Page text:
"I know you hate me because you have felt abandoned, but I did it all for you. Now I want you to listen to me-I have something very important to tell you."

            "I don't hate you, Mother," the young woman stammered, "but many years have passed and you never even answered my letters. How could I not feel abandoned? I was only a girl when you sent me away."

            "Forget about the past now and listen: you are of marrying age, you are beautiful and well educated . . . and there is an important man in India who would like to meet you. He has seen your portrait and fallen in love. It is a good match, believe me."

            Suddenly everything became clear to Lola. Eliza had come from so far away only because she had arranged for her to marry a rich, distin­guished gentleman. The prospect was the adjutant-general of Bengal, Sir James Lumley, an elderly widower. The general, who had two bachelor sons near Lola's age, was Captain Patrick Craigie's commanding offi­cer. Upon hearing her mother's proposal, Lola lashed out. She couldn't believe Eliza would try to marry her off to a man fifty years her senior whom she'd never met and did not love. Now she understood why her mother had given her all those beautiful gowns.

            After that, the relationship between the two became unsustainable. Lola tried to spend as little time as possible with her mother, a sophisti­cated, superficial, irresponsible woman for whom she felt no affection.

            That's how matters stood when Lieutenant James unexpectedly arrived to visit Mrs. Craigie that hot summer of 1837. Lola, who'd had little contact with the opposite sex, thought him old-though he was only thirty-but also pleasant, courteous, and very protective of her mother. She was most struck by his handsome smile and "gleaming white teeth," a rarity at the time. From the start, Thomas was drawn to the innocent freshness of the schoolgirl, whose grace and charm eclipsed her mother's. Gradually he worked to gain Lola's trust and would walk with her from her rooms on Camden Place to the Aldridge Academy. In her stepfather's absence and without anyone to whom she could pour out her heart, Lola befriended the stranger, and he became her confi­dant. One day, in distress, she described her mother's plan to marry her off to an elderly stranger. Thomas, who had lost all interest in Eliza and was smitten instead with her daughter, began to reflect on his future. He would soon need to return to Calcutta to rejoin his regiment, and doing so with a beautiful young wife on his arm suited him very well. Out of the blue, he made an unexpected proposition.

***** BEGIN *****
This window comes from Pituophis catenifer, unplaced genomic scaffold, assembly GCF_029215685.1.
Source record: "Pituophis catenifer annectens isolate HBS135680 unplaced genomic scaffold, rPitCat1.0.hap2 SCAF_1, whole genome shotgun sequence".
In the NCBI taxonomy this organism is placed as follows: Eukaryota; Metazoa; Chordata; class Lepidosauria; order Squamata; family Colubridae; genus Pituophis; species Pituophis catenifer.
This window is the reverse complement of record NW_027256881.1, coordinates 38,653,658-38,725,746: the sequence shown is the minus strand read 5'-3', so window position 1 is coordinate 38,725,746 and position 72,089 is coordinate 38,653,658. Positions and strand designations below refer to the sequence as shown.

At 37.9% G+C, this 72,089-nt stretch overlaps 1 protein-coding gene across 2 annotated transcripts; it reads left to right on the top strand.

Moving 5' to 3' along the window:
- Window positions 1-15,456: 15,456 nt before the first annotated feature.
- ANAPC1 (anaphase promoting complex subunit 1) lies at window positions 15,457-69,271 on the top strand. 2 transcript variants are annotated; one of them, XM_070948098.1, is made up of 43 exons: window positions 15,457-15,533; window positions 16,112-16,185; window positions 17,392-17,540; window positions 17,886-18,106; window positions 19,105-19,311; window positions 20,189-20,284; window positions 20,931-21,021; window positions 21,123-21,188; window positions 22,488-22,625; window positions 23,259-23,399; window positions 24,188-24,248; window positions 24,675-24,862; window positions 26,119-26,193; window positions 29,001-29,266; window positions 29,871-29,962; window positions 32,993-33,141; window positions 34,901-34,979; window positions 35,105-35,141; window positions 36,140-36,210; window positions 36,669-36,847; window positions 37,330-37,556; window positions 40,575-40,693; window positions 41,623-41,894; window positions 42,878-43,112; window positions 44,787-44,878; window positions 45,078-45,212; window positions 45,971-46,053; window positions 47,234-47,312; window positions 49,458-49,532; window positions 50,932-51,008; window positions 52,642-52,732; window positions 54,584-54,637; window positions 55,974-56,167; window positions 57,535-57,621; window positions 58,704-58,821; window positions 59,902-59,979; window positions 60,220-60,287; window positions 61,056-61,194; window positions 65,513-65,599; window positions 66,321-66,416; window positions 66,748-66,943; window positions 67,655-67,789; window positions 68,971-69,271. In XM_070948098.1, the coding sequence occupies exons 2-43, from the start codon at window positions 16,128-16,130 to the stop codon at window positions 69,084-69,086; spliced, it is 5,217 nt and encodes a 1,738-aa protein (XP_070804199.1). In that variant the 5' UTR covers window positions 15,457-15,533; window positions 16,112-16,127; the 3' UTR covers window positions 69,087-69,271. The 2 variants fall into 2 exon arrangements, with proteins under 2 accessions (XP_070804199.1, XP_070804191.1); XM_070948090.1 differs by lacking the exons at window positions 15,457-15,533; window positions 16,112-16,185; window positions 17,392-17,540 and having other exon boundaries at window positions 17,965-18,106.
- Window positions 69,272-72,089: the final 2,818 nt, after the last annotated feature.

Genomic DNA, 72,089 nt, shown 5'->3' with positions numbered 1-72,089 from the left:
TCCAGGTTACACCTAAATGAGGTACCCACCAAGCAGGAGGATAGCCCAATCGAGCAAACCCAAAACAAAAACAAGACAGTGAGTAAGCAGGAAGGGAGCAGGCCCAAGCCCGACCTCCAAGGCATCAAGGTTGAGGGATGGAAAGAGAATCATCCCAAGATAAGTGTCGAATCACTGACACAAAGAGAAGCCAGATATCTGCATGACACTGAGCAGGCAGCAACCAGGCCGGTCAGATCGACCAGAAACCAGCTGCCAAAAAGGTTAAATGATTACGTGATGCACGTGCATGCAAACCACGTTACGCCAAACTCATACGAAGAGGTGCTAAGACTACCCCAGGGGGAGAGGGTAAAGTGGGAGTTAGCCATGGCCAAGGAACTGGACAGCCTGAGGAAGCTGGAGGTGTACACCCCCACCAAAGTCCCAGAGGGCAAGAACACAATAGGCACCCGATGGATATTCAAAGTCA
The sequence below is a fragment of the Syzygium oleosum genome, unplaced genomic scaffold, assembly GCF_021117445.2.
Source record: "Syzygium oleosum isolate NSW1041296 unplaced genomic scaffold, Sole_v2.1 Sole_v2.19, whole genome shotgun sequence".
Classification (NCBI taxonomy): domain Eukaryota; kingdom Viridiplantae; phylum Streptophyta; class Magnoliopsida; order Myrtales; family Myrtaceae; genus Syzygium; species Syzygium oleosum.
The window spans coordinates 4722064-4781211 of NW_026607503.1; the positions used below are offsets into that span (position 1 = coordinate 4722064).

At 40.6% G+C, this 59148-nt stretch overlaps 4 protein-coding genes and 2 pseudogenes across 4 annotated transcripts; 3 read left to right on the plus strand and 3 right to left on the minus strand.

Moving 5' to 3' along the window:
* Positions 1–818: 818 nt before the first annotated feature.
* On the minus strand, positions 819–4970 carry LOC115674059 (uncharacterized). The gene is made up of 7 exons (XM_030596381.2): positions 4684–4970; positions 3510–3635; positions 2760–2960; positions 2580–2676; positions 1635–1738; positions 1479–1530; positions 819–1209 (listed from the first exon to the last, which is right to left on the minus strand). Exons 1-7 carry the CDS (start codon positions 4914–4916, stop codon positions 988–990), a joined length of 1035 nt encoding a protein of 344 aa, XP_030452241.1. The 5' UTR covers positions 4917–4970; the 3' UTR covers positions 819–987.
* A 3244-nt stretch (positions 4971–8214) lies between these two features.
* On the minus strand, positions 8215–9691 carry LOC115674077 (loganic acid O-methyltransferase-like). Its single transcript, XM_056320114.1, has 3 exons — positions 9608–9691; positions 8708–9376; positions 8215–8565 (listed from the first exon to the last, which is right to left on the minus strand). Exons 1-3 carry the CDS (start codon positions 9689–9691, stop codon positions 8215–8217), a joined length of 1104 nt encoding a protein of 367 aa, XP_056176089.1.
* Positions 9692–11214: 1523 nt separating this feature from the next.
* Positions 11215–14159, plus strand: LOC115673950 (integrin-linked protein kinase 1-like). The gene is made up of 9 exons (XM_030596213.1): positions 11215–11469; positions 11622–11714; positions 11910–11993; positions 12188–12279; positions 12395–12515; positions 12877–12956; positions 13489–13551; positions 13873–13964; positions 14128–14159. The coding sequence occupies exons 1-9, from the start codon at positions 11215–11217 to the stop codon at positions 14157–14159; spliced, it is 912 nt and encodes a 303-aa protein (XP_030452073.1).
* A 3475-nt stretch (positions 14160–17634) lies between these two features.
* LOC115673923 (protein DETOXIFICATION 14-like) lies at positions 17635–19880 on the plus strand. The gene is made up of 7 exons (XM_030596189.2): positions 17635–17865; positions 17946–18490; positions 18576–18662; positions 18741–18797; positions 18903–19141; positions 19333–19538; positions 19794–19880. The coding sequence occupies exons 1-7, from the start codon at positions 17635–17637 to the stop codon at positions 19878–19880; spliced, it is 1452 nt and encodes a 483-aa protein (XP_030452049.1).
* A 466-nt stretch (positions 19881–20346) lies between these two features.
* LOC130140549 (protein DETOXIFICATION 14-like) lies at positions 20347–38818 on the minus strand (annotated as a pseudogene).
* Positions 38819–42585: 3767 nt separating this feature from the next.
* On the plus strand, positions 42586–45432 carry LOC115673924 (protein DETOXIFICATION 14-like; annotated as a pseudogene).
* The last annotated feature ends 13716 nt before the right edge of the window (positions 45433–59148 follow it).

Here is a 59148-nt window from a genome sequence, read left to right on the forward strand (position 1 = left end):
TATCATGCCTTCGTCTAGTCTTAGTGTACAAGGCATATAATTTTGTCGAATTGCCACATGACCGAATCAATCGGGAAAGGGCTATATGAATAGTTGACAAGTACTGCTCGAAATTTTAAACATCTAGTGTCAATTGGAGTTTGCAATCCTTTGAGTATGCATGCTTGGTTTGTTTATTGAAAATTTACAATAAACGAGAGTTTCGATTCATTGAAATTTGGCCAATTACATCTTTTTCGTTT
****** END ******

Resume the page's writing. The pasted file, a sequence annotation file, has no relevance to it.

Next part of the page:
Excerpted from Divine Lola by Cristina Morató with permission from the publisher, Amazon Crossing. Text copyright © 2017 by Cristina Morató. Translation copyright © 2021 by Andrea Rosenberg. All rights reserved.


Born in Barcelona in 1961, Cristina Morató is a journalist, reporter, and author dedicated to writing about the lives of great women innovators and explorers that history has overlooked. Her research, tracing the footsteps of these remarkable women, has led her to travel to more than forty countries and has resulted in eight biographies: Viajeras intrépidas y aventureras (Intrepid and Adventurous Women Travelers); Las Reinas de África (African Queens); Las Damas de Oriente (Ladies of the East); Cautiva en Arabia (Arabian Captive); Divas rebeldes (Rebel Divas); Reinas malditas (Tragic Queens); Diosas de Hollywood (Hollywood Goddesses); and Divina Lola (Divine Lola), Cristina’s first to be translated into English. She is a founding member and the current vice president of the Spanish Geographical Society and belongs to the Royal Geographic Society of London. For more information visit